MUI is an excellent library and serves our applications well. However, when you're developing a library, dependencies take on even greater importance. Unlike an application, where you own the page, a library is more like an invited guest. Everything from the HTML it generates to the classes it exposes and its bundle size becomes crucial.
Moreover, the library sets the tone for how application developers approach UI. For example, if MUI has a particular way of managing dynamic styles, our library will echo that approach. To illustrate, let me share one positive and one negative example from our experience. On the positive side, about a year after integrating the library into our applications, we received a critical request to support Content Security Policy (CSP). Fortunately, since MUI supports it, our library does too, saving us from having to start a new design system library from scratch.
On the flip side, a design system library typically comes with a theme, which is conveniently exposed to the application. In our case, we started echoing MUI's theme, and it became part of the public API of our library. As I'll discuss in the next section, the MUI theme doesn't align with our library's theme. Because it was there from day one, we've been working extremely hard to deprecate it—an effort that is far from over.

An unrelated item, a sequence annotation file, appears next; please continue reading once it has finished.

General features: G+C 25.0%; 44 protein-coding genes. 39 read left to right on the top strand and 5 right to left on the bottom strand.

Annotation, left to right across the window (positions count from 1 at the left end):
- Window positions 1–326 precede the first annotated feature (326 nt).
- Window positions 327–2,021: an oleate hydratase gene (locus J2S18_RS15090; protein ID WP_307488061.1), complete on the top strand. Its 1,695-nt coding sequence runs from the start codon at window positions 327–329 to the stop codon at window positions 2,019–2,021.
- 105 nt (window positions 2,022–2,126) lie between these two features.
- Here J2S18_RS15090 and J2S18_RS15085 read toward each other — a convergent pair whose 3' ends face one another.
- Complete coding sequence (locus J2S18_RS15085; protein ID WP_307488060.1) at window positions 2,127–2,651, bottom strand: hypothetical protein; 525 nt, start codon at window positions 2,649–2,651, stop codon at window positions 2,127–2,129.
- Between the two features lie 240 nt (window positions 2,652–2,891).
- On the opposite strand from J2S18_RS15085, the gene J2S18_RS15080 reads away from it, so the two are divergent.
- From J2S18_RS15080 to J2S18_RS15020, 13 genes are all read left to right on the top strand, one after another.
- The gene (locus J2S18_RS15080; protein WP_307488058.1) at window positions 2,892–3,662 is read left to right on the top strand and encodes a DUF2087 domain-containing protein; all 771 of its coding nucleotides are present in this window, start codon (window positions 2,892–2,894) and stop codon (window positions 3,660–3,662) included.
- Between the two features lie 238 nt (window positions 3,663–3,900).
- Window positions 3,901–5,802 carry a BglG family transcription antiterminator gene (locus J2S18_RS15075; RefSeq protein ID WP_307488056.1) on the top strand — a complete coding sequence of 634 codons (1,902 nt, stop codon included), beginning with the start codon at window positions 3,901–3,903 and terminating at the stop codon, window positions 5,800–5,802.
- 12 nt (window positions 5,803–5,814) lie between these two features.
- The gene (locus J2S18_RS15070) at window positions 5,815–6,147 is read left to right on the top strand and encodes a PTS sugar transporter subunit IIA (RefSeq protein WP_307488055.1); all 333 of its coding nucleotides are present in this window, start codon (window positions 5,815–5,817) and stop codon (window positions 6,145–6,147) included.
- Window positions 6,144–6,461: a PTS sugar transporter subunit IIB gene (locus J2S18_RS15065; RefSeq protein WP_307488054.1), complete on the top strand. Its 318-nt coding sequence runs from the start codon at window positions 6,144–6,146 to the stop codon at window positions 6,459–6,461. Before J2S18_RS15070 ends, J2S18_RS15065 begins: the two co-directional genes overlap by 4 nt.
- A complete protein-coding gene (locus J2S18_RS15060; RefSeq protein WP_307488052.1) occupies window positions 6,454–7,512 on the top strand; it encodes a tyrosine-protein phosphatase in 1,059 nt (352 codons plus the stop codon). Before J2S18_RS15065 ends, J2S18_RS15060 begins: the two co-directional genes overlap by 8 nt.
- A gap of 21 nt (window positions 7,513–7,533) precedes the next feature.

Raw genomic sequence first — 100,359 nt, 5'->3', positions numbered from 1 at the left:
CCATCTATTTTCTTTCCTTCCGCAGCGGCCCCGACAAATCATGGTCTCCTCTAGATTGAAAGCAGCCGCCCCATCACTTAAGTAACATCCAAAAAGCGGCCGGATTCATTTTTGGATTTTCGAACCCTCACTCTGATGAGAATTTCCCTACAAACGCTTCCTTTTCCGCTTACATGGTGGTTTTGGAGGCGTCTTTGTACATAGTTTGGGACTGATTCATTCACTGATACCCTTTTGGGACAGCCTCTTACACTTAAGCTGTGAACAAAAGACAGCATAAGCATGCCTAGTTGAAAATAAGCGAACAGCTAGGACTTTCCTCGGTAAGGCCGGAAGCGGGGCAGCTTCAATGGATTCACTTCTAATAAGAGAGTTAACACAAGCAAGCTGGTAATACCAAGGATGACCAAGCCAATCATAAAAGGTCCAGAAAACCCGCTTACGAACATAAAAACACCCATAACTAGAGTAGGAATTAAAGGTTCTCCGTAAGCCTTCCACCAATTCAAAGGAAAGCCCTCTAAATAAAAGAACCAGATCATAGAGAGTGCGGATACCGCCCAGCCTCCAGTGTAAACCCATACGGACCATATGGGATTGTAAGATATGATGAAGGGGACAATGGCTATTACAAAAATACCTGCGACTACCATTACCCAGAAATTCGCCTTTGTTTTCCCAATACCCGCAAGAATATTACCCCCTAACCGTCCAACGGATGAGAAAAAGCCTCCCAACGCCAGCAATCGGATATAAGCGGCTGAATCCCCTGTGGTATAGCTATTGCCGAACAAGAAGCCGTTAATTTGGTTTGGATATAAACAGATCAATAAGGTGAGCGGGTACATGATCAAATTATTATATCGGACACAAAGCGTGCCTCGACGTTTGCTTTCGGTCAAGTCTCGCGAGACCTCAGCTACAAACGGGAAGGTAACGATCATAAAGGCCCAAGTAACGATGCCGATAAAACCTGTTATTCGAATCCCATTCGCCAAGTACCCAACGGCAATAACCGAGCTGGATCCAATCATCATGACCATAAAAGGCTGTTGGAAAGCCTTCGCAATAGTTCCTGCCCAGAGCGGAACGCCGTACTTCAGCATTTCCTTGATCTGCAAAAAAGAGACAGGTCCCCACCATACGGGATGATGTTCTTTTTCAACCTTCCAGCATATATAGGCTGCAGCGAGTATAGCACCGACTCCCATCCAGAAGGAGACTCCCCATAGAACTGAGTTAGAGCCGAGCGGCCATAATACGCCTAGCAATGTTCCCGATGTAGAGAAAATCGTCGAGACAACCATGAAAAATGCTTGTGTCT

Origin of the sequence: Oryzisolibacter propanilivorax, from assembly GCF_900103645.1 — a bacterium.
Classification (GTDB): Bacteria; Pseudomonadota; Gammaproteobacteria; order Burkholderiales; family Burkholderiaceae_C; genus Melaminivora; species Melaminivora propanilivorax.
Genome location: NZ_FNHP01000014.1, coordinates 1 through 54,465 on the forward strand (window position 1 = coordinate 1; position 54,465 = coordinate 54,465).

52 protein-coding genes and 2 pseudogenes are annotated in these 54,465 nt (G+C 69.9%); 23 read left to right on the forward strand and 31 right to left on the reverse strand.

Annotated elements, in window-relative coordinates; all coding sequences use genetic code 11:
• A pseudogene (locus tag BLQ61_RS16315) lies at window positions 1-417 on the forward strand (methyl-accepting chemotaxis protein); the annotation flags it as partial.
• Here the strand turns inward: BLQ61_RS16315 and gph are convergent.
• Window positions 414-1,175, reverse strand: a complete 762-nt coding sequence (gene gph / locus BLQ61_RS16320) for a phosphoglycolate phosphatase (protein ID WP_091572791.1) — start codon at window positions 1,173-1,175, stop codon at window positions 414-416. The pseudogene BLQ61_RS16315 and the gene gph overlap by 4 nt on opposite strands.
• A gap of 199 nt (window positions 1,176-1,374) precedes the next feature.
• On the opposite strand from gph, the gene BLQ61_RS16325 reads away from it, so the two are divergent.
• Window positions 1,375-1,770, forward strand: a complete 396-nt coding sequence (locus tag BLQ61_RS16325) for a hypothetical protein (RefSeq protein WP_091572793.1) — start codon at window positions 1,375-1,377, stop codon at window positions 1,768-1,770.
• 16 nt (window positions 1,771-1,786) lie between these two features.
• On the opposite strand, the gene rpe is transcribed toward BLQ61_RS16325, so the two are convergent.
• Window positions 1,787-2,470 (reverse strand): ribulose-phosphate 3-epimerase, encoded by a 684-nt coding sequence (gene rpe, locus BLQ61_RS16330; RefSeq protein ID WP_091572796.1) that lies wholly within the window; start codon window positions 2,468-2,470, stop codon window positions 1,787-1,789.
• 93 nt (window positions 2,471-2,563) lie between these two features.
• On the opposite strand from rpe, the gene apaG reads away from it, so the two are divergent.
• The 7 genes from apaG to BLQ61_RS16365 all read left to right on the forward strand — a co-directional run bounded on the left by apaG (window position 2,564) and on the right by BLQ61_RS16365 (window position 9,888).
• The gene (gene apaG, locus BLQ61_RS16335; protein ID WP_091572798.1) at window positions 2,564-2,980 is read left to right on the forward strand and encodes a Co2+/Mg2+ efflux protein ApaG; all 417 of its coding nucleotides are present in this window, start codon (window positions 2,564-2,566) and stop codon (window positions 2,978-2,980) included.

In addition to the theme challenges, another aspect of Material-UI (MUI) that we encountered involves its handling of DOM classes. MUI is designed to expose classes on the DOM, allowing for advanced customization of component. This feature is particularly beneficial for professional services and other developers who need to tailor the look and feel of components to specific requirements at runtime.
This approach, however, has made our design system heavily rely on MUI's specific methods. By integrating MUI's DOM classes into the public interface of our components, we've created a strong link with MUI. This connection has a significant implication: as we are committed to not breaking the customizations made by professional services, it effectively means we cannot upgrade MUI without risking issues. Upgrading MUI could lead to unexpected behavior or problems in our components due to changes in how MUI's classes are structured or function.
We are now working on separating our design system from MUI's DOM classes. This means finding new ways to let users customize components that don't rely so much on MUI's classes. This is an important goal for us as we improve our design system."
Dependencies aren't just code; they're a set of decisions and limitations that you're importing into your project. Whether you bundle a library as a dependency or count on the host to provide it as a peer dependency, you need to be mindful of what you're introducing.